Financial Markets… Developing-country stocks extended their losses on Monday, with the benchmark indexes in China, Argentina, and South Africa slumping at least 1%. The benchmark MSCI Emerging Market Index fell 1.8% to lowest level since September 4th. The combination of a sign of slowing Chinese growth, country-specific political and financial problems, and a sharp sell-off of many of developing-country currencies have fueled risk-aversion among global investors. The MSCI gauge has dropped nearly 7% thus far this month, with developing-country equity volatility (measured by the Chicago Board Options Exchange Emerging Market EFT Volatility Index) rising by 40% last week, the steepest jump in two years.
South Africa’srand fell for a fourth day against the dollar amid growing risk aversion towards developing countries that are highly dependent on external financing. The rand fell 0.4% to 11.1309 per dollar after sliding as much as 1.5% to a five-year low earlier. The yield on the country’s benchmark government bonds rose 11 basis points (bps) to 8.67%, the highest level since January 2012. Meanwhile, Turkish lira climbed 1.1% today, following a decline of 2.3% to a record low of 2.39 against the dollar earlier, as investors speculated the country’s central bank will raise interest rates at an extraordinary meeting tomorrow.
High Income Economies…Driven by accelerating business activity and more optimistic business expectations, business sentiment within the U.S.services sector, as measured by the Markit (Flash) U.S.Services PMI Business Activity Index, increased from 55.7 in December to 56.6 in January, signaling a further robust expansion of service sector output.
German business confidence, as measured by the Ifo business confidence index, improved for the third consecutive month to a 29-month high in January as the current assessment and expectations regarding business development turned stronger. The index climbed to 110.6 in January, the highest since July 2011, from 109.5 in December.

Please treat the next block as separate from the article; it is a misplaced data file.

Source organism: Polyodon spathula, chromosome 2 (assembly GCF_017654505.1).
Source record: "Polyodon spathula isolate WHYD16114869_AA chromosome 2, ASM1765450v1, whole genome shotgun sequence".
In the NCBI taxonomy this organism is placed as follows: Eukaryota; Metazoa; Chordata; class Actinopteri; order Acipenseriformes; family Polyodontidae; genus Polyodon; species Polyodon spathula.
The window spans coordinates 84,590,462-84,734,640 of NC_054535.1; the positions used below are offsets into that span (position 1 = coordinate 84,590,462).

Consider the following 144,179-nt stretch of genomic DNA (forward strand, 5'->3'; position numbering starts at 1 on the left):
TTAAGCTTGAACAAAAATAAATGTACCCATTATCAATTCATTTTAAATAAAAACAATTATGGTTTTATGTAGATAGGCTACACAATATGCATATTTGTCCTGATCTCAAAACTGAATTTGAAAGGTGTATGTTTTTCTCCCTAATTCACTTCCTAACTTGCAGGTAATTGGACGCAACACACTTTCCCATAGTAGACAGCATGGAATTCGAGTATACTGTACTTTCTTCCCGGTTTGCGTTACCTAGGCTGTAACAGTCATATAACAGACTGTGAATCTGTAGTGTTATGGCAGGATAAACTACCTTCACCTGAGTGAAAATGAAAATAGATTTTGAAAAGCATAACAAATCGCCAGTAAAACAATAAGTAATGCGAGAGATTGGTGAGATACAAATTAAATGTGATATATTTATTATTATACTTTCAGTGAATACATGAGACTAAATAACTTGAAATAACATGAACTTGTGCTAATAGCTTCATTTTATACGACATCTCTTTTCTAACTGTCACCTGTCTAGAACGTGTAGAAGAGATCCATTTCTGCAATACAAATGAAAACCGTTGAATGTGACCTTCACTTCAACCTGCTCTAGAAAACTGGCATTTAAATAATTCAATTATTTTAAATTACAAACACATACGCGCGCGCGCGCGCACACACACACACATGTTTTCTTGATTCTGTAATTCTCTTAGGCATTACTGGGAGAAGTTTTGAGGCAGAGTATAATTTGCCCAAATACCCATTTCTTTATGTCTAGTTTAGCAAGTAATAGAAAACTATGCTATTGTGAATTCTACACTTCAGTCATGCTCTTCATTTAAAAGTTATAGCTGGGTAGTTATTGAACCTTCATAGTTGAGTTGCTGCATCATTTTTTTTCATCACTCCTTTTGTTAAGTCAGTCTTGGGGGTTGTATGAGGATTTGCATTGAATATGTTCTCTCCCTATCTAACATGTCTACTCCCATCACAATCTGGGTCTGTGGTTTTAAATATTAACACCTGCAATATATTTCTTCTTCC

Posting a merchandise trade deficit for the 17th consecutive month, Japan had a larger-than-expected deficit of 1,302.1 billion yen in December, following November’s deficit of 1,280.0 billion yen. Exports were up 15.3% (y/y) to 6,110.5 billion yen, while imports surged 24.7 (y/y) to 7,412.6 billion yen.
Developing Economies…East Asia and the Pacific: International service outsourcing to China aggregated to US$62.3 billion in 2013, an increase of 42.2% (y/y) from 2012. Service contracts from the U.S. amounted to $11.8 billion, while contracts of $7.1 billion originated from the European Union, $5.4 billion from Hong Kong, and $5.2 billion from Japan. Information technology outsourcing garnered $31.2 billion, an increase of 36.8% (y/y), while business processes outsourcing increased 25.8% to $9.7 billion and knowledge processes outsourcing increased 60.8% to 21.5 billion.
Europe and Central Asia: Amid the lira’s plunge due to tapering concerns, Turkey's central bank will hold a special Monetary Policy Committee (MPC) meeting on Tuesday to discuss recent developments and take the necessary policy measures for price stability. The currency rebounded nearly 2% as the central bank announcement of the special meeting boosted rate hike expectations.